State officials are considering various tax-avoidance devices, including a payroll...

State officials are considering various tax-avoidance devices, including a payroll tax to preserve income deductibility and unlinking the state's system from conformity with federal returns. Credit: AP / Hans Pennink

Our school district budgets depend on property taxes, often accounting for more than half their revenue. Limited deductibility under the new federal tax law will cause property owners to seek savings on local spending to offset this lost income.

Other impacts are still unknown because the interplay of federal, state and local tax provisions is complex, compounded by individual circumstances. The uncertainty is giving rise to greater taxpayer skittishness over local school spending, as voters have the most direct control through voting on school boards and budgets.

The wheels are turning in Albany to revise state taxation to better align with the new federal code. School finance should be on the list for overhaul, leading to a fairer system of education for all students.

The antiquated system of dependence on property taxes strains localities in two ways. First, the tax falls on nonliquid assets — homes — so that we struggle to come up with money that is sunk in the ground. Second, the system produces tremendous inequities in school quality, with property-rich districts outdistancing their neighbors in competition for teachers, facilities and instructional resources. This system is broken, and it’s time to change. Schools are a state responsibility and reforming our school finance system to better reflect that duty is key to preserving, even enhancing, statewide educational quality.

The state can respond to the new tax law through redesigned funding provisions, unburdening taxpayers and promoting more equitable distribution of resources. The state is considering various tax-avoidance devices, including a payroll tax to preserve income deductibility and unlinking the state’s system from conformity with federal returns. This augurs well for breaking the legislative logjam when it comes to school finance.

Property tax relief adapted to new deductibility limits should accompany other tax reform strategies, shifting the bulk of school finance from localities to the state. This would provide cash relief for homeowners and place school funding where it belongs, as a statewide duty.

Under our constitution, the State Legislature must “provide for the maintenance and support of a system of free common schools wherein all the children of this state may be educated.” That requires, says our Court of Appeals, a provision for “a meaningful high school education.”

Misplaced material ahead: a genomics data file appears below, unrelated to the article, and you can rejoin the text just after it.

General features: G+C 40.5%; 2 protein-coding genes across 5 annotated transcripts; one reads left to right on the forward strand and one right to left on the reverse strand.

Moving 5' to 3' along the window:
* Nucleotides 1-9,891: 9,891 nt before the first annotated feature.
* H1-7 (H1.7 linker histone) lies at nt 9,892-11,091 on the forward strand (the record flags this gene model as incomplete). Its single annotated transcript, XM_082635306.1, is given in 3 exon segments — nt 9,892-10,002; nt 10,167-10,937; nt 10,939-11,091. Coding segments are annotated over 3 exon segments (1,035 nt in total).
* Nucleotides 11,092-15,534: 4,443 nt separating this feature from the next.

This legislative obligation has remained unfulfilled by offloading state responsibility to local taxpayers, now on the hook more than ever because of the new tax law. The Board of Regents recently called for an increase in state school aid by $1.5 billion, mostly to meet obligations arising from constitutionally based lawsuits by high poverty districts. While Gov. Andrew M. Cuomo proposed spending increases of less than half that amount, he acknowledged that poorer districts require increased assistance.

It will take imagination and political courage to fix the dual problems of tax-stressed Long Island voters and inequitable school funding. The Educational Conference Board, a statewide coalition of district administrators and parents, recommends reweighting categories of “foundation aid,” the state’s major school-funding formula. This would use state aid more efficiently, basing assistance on student poverty, disability, enrollment growth, English proficiency and population density. The current 12 percent of state aid from the state’s special revenue fund that supplements district revenues through lottery receipts, video lottery terminals, and commercial gaming should be increased. Expanding revenues beyond these limited sources and increasing the state’s share would limit the need for other revenue subject to the federal $10,000 limit on deductibility of state and local taxes.

Wealthy districts, those most affected by the deduction cap, would find relief in this plan and could come up with new ideas, such as charitable contributions in lieu of taxes, to maintain levels of achievement. And, property-poor districts would find increased revenue through a system that justly transfers school finance burdens statewide.

David C. Bloomfield is a professor of education leadership, law and policy at Brooklyn College and The CUNY Graduate Center.